July 16, 2007
Contact Governor Spitzer Today to Sign Pension Equity Bill
The ORP pension equity bill that the union has worked seven years to pass is on the governor’s desk, and we need your help to secure his signature and seal the victory on this crucial legislation. You can send a letter to Governor Spitzer right now through the PSC website. You can also write a personal letter to the governor.
The bill (A.8447 and S.5208) was passed by both houses of the State Legislature on June 21. It will, if the governor signs it, give eligible Optional Retirement Plan (ORP) participants (largely those in TIAA-CREF) an effective increase of up to 3% in take-home pay after 10 years of service. This legislation would affect faculty, HEOs, CLTs, Researchers and Continuing Education Teachers—any eligible member in ORP.
At the time of ORP’s creation, the Legislature was explicit in its intent to ensure the equitable treatment of all public retirement systems. Legislation in 2000 gave members of the Employees' Retirement System (ERS) and the Teachers' Retirement System (TRS) who had ten years of membership or credited service in the pension system relief from contributions. The bill just passed allows ORP members in Tiers III and IV to catch up with their TRS brethren. If signed by the Governor, it would eliminate the 3% deductions from paychecks (1% each year over three years) and thereby would put an extra 3% in eligible members’ pockets.
The involvement of hundreds of PSC members over the years was critical in getting the bill this far—phone calls, faxes, e-mails to legislators, lobbying trips to Albany and more, it all made a difference. Now we all need to push one last time to get it signed.
Please take a moment now to write a personal letter to Governor Eliot Spitzer. Or, if you prefer, go to the PSC website to send a letter to the governor.
Campaign of Outrage Update
On Wednesday, PSC members took the “Campaign of Outrage” to prospective students on three campuses where the colleges were holding open houses. As “This Week” readers know, the union has mounted pressure on CUNY to change the policy at five colleges that pay teaching adjuncts only two hours during finals week for time they spend proctoring exams rather than the three hours pay rate they receive during the rest of the semester. The reality is that adjuncts, like other faculty, teach as much during finals week as in any other. Shortchanging adjuncts during finals week is not just cheap, it’s blatantly unfair and it’s an insult to our professionalism. At Wednesday’s open house events at Bronx, Queensborough and Kingsborough, members handed out hundreds of flyers and talked to dozens of students; students were generally very responsive and supportive. This action followed the May demonstrations during finals week where PSC members protested outside the administration buildings on all five campuses (the other two campuses are Baruch and Staten Island) and delivered 2,000 petition signatures demanding an end to this embarrassing practice. For more information on the Campaign of Outrage, visit the PSC website.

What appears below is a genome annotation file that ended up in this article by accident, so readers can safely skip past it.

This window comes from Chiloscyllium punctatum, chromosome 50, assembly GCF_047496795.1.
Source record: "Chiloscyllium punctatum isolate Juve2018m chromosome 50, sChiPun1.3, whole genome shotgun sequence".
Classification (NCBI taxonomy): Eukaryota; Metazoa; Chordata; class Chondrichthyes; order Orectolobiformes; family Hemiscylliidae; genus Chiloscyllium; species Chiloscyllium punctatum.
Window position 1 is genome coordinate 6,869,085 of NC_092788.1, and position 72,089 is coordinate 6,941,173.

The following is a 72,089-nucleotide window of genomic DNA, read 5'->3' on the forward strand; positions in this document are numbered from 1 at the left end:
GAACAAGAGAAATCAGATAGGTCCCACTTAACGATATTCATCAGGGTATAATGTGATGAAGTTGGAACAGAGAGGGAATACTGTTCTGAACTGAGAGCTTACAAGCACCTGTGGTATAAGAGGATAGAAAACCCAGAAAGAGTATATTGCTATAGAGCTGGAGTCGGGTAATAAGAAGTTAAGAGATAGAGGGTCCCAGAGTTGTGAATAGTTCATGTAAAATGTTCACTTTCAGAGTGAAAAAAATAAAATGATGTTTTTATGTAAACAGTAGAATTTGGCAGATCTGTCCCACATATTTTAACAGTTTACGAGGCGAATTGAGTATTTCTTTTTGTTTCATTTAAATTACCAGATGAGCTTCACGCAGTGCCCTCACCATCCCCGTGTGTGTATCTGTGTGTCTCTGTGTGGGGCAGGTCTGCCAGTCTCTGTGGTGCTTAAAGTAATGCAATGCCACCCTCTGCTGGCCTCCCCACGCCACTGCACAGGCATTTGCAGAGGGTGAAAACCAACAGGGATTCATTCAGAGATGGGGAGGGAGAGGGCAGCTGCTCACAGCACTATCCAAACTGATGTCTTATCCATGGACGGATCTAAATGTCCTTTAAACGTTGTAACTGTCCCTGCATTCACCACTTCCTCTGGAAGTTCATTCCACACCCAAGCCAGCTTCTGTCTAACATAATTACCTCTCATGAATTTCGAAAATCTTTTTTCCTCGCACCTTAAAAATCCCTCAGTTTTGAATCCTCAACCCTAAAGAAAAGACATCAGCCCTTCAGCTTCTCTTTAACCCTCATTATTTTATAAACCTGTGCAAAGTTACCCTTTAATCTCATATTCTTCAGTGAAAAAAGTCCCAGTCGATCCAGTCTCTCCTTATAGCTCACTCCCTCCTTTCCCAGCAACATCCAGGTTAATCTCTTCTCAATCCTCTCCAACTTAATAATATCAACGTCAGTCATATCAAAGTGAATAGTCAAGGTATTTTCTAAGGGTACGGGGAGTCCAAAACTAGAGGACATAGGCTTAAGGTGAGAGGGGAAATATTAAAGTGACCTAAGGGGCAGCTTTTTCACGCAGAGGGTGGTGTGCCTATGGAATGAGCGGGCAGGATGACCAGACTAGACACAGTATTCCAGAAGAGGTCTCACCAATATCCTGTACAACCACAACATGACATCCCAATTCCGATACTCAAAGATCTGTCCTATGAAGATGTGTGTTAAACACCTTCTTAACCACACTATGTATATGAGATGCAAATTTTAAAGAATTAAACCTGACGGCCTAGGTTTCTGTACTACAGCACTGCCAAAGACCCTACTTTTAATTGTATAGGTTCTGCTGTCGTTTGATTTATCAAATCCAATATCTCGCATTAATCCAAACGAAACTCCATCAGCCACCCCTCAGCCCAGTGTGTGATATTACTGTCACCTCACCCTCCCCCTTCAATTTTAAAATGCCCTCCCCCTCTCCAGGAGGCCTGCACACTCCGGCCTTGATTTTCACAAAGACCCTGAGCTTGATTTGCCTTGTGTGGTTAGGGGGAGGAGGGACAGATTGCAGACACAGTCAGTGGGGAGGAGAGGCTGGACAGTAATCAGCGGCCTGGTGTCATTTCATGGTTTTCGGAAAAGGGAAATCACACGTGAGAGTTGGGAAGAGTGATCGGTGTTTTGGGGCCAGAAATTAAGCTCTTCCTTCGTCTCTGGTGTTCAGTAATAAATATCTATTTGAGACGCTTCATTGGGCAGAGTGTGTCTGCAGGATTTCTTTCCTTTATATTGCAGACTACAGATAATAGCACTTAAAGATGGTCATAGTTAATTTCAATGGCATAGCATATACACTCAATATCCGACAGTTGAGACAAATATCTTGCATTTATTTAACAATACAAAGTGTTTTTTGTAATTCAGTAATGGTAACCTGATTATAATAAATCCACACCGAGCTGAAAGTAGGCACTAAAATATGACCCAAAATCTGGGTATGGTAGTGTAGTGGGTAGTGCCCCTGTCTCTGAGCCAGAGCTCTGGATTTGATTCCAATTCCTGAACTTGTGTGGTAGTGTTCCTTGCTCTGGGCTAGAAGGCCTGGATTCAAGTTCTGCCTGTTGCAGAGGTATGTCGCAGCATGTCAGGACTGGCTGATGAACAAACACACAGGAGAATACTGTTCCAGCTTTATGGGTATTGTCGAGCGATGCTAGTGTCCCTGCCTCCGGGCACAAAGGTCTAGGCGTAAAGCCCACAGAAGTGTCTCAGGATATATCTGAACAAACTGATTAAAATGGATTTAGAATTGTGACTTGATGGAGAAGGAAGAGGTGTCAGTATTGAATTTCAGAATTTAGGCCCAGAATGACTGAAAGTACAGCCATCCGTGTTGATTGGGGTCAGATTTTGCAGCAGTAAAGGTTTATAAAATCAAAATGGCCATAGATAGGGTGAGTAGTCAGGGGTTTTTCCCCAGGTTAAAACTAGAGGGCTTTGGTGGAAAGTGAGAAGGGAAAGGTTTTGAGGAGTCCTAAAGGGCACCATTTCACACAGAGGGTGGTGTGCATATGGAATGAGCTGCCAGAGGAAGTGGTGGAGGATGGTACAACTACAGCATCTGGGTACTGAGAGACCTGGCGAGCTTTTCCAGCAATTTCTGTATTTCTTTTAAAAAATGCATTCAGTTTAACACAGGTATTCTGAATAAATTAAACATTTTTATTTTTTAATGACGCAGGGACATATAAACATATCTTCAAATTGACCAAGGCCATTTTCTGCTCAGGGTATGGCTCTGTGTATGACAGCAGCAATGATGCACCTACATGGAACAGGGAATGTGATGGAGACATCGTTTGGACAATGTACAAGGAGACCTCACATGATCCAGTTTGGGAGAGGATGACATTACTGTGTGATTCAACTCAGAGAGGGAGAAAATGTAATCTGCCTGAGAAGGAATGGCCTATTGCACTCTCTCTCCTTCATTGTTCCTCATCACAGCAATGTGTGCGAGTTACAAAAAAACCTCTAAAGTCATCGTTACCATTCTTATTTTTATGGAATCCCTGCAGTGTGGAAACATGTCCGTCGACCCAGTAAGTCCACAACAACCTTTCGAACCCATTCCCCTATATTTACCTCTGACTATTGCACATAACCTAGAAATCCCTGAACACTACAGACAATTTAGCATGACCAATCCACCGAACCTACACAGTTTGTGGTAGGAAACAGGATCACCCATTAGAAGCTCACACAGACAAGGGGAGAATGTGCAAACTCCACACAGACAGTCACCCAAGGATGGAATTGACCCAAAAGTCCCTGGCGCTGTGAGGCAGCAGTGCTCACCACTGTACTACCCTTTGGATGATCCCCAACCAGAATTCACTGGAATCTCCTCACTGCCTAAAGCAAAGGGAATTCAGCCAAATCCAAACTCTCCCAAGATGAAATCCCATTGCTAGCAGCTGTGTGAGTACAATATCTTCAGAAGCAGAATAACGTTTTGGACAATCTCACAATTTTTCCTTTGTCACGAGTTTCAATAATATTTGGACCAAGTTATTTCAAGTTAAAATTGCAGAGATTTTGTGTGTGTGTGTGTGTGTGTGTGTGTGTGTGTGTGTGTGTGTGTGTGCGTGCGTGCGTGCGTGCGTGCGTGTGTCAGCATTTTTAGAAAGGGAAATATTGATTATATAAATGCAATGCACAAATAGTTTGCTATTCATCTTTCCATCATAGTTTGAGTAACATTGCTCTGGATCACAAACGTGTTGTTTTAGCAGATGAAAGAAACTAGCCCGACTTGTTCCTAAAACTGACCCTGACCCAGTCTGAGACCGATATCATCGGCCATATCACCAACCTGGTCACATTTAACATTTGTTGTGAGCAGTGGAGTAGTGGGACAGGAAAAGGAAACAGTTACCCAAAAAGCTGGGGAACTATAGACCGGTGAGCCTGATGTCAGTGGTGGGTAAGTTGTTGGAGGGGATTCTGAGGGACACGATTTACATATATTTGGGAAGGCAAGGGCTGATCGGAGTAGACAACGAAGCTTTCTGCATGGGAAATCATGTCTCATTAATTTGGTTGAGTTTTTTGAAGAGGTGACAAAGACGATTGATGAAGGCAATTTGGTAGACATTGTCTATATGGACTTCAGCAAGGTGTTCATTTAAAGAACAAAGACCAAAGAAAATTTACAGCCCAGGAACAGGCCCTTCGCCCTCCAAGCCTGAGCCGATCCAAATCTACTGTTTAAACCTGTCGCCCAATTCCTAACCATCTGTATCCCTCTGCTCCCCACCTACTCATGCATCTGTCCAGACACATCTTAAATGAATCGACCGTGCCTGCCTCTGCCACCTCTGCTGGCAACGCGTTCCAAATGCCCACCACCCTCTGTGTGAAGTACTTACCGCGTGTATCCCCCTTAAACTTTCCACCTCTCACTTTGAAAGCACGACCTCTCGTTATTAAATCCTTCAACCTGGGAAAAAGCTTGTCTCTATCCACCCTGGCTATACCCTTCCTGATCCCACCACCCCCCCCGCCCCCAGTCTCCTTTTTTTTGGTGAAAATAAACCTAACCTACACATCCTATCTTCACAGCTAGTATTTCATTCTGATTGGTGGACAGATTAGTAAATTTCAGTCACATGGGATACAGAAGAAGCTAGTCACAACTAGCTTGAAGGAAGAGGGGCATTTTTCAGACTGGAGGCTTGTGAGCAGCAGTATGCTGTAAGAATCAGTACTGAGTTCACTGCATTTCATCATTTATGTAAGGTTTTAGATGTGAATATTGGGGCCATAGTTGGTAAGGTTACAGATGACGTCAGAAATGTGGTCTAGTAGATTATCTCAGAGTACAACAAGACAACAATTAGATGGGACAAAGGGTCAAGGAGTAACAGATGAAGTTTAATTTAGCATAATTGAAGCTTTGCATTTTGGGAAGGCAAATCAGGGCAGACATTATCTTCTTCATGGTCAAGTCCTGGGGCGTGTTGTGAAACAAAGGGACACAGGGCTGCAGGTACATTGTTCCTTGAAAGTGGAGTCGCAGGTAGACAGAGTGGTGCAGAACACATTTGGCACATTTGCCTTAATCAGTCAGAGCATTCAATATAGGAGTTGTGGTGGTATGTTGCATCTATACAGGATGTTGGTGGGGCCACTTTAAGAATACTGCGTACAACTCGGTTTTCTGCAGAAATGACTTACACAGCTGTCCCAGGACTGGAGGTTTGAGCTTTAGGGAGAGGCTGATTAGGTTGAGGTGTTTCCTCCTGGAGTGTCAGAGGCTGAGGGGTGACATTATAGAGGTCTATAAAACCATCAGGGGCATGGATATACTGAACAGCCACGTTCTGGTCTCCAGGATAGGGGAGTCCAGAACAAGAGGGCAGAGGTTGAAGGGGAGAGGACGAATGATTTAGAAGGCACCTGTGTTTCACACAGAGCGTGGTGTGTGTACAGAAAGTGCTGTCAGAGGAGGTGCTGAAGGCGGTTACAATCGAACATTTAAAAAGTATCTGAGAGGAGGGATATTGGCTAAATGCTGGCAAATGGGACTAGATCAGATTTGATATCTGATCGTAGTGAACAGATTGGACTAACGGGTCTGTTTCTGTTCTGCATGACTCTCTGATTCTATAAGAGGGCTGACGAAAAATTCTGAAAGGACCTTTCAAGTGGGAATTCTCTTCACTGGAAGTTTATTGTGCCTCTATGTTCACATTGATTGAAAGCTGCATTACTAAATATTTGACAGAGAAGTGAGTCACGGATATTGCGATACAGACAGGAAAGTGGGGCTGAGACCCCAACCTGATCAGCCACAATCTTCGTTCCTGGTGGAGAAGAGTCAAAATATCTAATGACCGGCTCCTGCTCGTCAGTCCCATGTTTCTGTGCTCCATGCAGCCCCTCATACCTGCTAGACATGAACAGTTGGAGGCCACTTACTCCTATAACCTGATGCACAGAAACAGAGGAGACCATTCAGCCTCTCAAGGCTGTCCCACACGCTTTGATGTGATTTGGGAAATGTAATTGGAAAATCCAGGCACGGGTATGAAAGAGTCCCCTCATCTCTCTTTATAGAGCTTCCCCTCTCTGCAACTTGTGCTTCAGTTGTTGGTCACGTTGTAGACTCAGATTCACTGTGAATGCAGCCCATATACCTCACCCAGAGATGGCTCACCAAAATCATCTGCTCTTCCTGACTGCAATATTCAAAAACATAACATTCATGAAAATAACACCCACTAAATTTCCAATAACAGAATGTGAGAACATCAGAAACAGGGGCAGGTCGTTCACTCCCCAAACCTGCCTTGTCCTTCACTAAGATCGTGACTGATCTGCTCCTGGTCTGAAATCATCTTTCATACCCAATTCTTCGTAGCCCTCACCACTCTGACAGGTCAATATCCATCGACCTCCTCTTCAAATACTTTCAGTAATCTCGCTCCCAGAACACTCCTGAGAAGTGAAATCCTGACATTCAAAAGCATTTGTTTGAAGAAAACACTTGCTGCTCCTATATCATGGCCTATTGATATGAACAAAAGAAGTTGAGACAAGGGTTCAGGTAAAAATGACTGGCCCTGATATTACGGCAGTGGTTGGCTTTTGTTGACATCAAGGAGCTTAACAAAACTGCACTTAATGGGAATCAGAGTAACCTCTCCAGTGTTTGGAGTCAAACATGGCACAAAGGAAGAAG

Clarion Recognized for Excellence
The PSC’s newspaper, Clarion, was recognized once again last week when it won a “best news story” award from the American Federation of Teachers (AFT, our national parent union) in its annual journalism competition. In June, Clarion also won several awards from the Metro New York Labor Communications Council, including first place for “best reporting.”
“We are pushing for a significant legislative victory for PSC members, one that will translate into real economic gains. The pension equity bill now on the governor’s desk represents years of work by PSC members. Getting it passed and signed also demonstrates the union’s growing political clout and recognition in Albany. But first we have to make sure it’s signed! If you can, please take a moment to write a personal letter and send it to the governor here. Or, if you only have a minute, use the PSC website’s 'Act Now' feature to send a pre-written letter; it will literally take only a minute.”
~Steve London, First Vice President